Everyone has SOAPING, although neither contestant seems very confident in it.  David finds PAGODAS also, remarking that PAGODA is one of his favourite words since it is a sacred building, and it contains A GOD inside it.

Some other sevens in this mix are ADAGIOS, SPADING, and DOGNAPS -- not sleeping, but acts of theft.  (It's amusing to contrast DOGNAP and CATNAP, and says somewhat about the two animals.)

There is an eight in this mix, though: DIAPASON, a melody or strain.


Scores: Brett 23 (42), Toby 23 (42), me 55

Round 8: Target 521 from 50 9 7 7 8 10

Toby changes it up a little, and the small numbers are all large meaning that middling adjustments will be difficult.  It's possible, though; I found 521 = 9*50 + 7*10 + 8 - 7, and then 521 = 10*(50 + 9 - 7) + 8 - 7.  After time I found a way to use one less number, with 521 = 9*(50 + 8) - 7/7.

Both contestants are one away; Toby has 522 = 50*10 + 7 + 7 + 8, while Brett has 520 = (9 - 7 + 50)*10.  Brett's approach is just short of the second solution that I gave -- all he needed to do was add the (8 - 7) to get it.  Lily points this out for her solution, acknowledging that Brett has clearly realised now that he could have done it.

Brett: 520
Toby: 522
Me: 521
Lily: 521

Scores: Brett 23 (49), Toby 23 (49), me 65


Scores tied going into the conundrum, although Brett could have been ten ahead if he'd seen the adjustment on the previous round.  Either way, it's definitely a crucial conundrum.

I hadn't remembered this one from the filming, but I got it almost instantly nonetheless because I'd seen it on Countdown while checking through those conundrums recently.  It's a pretty easy spot in any case, I should add, and Toby finds it within four seconds.  I don't recall if I beat him to it from the audience.

I didn't notice it until a second viewing (even though Richard draws attention to it), but Brett also attempts to press the buzzer at the same time.  I admit to a certain petty satisfaction at seeing him ousted in the same way that he defeated me, but I shall try to let go of that.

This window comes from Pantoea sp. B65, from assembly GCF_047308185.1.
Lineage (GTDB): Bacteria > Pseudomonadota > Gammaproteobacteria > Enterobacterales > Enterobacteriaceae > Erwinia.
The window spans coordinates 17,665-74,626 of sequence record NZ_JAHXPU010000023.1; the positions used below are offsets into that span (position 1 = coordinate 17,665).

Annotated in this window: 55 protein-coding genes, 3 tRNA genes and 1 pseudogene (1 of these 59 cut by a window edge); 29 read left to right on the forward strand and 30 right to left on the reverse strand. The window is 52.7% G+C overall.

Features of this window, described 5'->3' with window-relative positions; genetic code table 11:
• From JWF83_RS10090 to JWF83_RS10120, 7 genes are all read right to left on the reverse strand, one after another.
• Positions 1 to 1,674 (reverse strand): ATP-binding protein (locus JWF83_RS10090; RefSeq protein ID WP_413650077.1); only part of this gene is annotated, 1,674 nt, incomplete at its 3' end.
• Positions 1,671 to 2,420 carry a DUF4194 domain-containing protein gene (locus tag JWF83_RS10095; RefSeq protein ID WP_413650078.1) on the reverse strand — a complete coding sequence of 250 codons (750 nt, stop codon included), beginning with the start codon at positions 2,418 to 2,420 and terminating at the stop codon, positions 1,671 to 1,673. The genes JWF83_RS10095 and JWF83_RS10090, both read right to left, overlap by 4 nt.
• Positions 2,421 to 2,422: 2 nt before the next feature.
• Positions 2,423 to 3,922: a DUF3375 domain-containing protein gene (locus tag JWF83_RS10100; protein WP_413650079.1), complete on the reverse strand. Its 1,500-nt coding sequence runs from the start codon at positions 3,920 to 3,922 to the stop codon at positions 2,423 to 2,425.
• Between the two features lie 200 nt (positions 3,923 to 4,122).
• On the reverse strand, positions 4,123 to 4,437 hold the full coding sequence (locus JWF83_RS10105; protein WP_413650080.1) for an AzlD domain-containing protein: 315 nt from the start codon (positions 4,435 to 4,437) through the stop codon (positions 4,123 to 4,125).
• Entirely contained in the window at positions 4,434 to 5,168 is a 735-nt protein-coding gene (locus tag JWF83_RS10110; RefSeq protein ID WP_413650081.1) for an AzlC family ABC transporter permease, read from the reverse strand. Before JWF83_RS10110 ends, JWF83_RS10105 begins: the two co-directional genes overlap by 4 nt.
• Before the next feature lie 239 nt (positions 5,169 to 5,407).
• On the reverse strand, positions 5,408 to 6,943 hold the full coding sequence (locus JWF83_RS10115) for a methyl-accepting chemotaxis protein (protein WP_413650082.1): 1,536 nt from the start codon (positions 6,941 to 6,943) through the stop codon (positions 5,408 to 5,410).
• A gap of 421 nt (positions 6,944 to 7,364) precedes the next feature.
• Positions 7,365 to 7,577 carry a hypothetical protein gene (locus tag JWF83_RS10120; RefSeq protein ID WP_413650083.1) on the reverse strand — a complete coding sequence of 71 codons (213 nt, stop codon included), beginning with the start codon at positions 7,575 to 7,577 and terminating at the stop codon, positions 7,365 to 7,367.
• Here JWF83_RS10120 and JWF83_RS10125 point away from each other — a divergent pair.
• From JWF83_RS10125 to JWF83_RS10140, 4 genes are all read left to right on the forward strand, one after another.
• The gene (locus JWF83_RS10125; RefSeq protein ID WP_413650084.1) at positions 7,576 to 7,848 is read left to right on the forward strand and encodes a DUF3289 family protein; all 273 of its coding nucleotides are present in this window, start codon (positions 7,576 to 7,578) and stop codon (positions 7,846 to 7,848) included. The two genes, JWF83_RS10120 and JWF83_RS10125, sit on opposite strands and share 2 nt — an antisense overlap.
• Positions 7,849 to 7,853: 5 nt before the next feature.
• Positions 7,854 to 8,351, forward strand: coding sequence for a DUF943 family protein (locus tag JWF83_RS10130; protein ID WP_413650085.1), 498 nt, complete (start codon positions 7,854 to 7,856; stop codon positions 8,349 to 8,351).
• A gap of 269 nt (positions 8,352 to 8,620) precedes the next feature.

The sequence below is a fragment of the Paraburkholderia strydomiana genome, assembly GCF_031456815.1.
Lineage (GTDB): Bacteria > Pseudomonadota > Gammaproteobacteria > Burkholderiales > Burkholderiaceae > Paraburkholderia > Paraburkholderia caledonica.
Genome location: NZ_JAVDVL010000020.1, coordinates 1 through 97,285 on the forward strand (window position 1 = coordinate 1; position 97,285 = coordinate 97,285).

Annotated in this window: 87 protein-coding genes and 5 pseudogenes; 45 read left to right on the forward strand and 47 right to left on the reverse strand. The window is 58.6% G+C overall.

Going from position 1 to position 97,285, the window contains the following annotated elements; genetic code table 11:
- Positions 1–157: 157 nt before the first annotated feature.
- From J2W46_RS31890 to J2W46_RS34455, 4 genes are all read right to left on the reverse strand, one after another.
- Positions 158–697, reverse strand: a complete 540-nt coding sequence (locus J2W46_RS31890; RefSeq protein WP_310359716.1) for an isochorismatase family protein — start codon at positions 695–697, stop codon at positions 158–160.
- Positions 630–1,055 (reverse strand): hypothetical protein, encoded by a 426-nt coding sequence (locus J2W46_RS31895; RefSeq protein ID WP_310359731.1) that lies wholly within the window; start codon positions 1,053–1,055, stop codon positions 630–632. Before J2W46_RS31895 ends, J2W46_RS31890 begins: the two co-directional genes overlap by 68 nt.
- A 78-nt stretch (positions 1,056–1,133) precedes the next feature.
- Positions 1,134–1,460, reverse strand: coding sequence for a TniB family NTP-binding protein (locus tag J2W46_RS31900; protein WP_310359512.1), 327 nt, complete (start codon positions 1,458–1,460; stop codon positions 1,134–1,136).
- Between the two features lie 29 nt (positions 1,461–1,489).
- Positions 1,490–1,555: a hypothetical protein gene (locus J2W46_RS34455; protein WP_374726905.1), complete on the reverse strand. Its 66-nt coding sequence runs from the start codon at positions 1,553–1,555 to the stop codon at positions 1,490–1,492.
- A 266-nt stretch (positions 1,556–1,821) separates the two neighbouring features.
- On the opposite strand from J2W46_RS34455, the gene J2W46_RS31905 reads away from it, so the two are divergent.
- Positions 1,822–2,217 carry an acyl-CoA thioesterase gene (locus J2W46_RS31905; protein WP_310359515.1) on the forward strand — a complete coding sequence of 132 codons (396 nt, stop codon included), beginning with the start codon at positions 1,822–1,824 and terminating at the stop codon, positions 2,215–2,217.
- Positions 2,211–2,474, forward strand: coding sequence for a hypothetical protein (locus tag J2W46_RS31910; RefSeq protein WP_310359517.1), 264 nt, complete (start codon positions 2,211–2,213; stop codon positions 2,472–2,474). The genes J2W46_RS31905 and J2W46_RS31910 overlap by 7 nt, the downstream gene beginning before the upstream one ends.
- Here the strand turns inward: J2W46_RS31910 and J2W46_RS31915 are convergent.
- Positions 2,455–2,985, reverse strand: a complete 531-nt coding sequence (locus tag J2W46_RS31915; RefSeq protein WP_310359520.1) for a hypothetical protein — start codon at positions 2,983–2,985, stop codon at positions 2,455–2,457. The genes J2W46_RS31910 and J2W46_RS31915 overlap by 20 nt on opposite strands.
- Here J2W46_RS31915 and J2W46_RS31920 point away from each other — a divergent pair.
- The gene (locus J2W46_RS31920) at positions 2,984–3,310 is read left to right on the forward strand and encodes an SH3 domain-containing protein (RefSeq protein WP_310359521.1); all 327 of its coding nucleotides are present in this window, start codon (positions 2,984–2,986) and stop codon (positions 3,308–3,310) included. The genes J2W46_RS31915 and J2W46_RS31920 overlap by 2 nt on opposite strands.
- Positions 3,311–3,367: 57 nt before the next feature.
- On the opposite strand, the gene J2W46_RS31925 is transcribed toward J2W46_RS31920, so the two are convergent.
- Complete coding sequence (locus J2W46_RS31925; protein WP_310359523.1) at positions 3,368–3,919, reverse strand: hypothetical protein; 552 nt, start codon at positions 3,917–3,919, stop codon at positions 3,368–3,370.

Brett: [no answer]
Toby: OVERJOYED (3.5s)
Me: OVERJOYED (1.5s)

Final scores: Brett 23 (49), Toby 23 (59), me 75

I guess you have to say that Brett ended up playing at the level of his opposition, with the conundrum being crucial in each of his games.  It's a dangerous way to be, though, and tonight his luck ran out.  Toby had a good start, and it will be interesting to see how he fares next week, with those first game nerves out of the way.

In the audience at the time this was the first game where I'd matched David and Lily throughout, at least that I recall.  This time I didn't find MELODIC so I cannot claim that distinction.

I will note that David was suffering the effects of a cold or flu or something at the time, and was looking particularly downtrodden in the last two episodes when not on camera.  It's to his credit that he continued finding excellent words under such circumstances.

Next week: Episodes I haven't seen yet.  Hooray!


Mike Backhouse said...

9*(100-6)+6=852 (2 off) and saw easy way after time
(8+4)*75-25-3=872 (1 away)
10*50+7+7+8=522 (1 off) and Lily's way just over time

Geoff Bailey said...

Bad news about SMITED, Mike: The past tense of SMITE is SMOTE (or, very archaically, SMIT).

Mike Backhouse said...

Thanks Geoff. I thought I had seen SMITED used elsewhere. I also saw the anagram of MISTED and I would have used that instead had I known! Such is life....